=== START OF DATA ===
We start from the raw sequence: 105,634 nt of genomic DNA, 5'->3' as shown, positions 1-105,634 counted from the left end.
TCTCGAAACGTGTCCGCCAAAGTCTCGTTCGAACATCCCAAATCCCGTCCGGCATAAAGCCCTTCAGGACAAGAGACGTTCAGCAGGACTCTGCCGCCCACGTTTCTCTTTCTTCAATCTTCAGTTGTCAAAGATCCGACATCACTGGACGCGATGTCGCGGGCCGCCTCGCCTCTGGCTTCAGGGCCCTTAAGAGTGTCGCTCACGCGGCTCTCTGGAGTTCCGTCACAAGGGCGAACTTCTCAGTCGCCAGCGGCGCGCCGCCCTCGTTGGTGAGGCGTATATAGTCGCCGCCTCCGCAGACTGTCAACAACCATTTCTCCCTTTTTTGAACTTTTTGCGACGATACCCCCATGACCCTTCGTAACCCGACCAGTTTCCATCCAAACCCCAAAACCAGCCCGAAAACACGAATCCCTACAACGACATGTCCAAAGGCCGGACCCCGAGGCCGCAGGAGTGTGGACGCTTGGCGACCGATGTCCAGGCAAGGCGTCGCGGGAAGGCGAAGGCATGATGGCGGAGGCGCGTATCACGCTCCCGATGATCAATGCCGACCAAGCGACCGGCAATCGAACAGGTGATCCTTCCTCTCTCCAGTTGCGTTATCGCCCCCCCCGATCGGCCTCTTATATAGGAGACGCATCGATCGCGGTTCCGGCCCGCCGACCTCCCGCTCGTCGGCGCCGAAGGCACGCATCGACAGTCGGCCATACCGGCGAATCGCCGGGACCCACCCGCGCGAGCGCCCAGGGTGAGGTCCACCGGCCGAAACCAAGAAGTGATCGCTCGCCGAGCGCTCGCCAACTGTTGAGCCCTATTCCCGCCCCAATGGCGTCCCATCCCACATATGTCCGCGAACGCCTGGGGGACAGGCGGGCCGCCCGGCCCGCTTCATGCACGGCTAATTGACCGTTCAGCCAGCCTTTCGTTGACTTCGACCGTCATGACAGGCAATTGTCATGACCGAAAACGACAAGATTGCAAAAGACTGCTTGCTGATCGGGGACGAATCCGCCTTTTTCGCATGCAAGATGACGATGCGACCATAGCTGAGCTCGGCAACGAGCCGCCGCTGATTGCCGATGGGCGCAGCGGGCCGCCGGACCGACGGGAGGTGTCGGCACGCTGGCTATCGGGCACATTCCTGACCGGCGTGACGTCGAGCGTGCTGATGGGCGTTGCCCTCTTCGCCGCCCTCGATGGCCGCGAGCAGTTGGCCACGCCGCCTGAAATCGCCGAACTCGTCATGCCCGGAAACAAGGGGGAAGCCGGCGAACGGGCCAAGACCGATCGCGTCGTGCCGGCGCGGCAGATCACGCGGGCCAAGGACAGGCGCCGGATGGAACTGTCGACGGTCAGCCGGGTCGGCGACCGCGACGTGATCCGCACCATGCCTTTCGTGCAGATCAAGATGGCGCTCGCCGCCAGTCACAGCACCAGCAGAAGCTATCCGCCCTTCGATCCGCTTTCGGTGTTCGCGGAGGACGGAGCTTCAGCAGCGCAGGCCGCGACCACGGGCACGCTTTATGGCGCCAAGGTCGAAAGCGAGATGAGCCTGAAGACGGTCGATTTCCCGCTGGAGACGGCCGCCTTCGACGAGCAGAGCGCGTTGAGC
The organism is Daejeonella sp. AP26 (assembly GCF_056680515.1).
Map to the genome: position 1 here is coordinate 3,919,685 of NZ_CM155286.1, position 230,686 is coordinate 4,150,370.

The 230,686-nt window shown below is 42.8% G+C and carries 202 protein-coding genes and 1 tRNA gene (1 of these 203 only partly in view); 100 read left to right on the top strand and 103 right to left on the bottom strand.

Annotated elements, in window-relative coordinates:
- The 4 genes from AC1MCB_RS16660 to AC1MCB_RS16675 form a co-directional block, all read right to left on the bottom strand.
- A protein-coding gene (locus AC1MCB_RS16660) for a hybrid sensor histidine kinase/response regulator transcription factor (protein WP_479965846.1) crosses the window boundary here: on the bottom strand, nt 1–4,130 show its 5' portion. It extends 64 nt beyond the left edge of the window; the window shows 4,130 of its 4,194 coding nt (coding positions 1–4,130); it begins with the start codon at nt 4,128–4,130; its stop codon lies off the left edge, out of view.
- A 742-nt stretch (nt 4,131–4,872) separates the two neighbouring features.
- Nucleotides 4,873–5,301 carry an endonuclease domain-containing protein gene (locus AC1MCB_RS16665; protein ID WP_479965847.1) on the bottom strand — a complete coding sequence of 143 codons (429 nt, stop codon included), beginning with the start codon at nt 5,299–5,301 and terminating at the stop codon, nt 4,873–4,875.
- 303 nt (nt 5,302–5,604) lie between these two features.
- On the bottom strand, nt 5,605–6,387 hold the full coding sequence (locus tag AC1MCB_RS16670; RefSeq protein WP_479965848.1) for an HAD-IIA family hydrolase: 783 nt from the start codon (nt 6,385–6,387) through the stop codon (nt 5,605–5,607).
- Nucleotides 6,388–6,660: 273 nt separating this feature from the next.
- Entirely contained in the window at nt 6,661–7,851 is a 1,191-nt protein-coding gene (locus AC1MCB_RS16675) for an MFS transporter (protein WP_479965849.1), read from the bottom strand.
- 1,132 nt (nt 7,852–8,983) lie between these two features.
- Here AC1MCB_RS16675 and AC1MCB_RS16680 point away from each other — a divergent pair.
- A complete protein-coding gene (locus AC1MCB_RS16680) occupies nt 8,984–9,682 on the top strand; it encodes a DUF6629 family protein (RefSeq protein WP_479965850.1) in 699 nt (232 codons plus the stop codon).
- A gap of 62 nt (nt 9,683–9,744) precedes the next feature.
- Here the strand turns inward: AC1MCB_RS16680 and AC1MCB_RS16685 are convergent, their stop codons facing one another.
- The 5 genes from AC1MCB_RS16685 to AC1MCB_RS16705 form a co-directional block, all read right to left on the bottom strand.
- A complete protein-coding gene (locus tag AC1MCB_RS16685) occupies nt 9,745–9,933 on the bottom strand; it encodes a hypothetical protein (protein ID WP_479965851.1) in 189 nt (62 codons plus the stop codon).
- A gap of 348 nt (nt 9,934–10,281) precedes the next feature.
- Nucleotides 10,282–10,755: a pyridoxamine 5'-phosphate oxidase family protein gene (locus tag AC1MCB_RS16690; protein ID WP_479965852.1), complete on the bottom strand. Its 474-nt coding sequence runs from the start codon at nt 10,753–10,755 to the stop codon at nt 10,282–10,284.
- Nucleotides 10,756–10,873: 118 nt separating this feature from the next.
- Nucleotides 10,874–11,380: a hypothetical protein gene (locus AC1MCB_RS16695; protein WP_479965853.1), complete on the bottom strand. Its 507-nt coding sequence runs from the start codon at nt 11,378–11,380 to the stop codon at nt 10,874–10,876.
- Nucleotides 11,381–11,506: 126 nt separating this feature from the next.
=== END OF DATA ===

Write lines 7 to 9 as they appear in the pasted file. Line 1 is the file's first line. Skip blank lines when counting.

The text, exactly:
- The 4 genes from AC1MCB_RS16660 to AC1MCB_RS16675 form a co-directional block, all read right to left on the bottom strand.
- A protein-coding gene (locus AC1MCB_RS16660) for a hybrid sensor histidine kinase/response regulator transcription factor (protein WP_479965846.1) crosses the window boundary here: on the bottom strand, nt 1–4,130 show its 5' portion. It extends 64 nt beyond the left edge of the window; the window shows 4,130 of its 4,194 coding nt (coding positions 1–4,130); it begins with the start codon at nt 4,128–4,130; its stop codon lies off the left edge, out of view.
- A 742-nt stretch (nt 4,131–4,872) separates the two neighbouring features.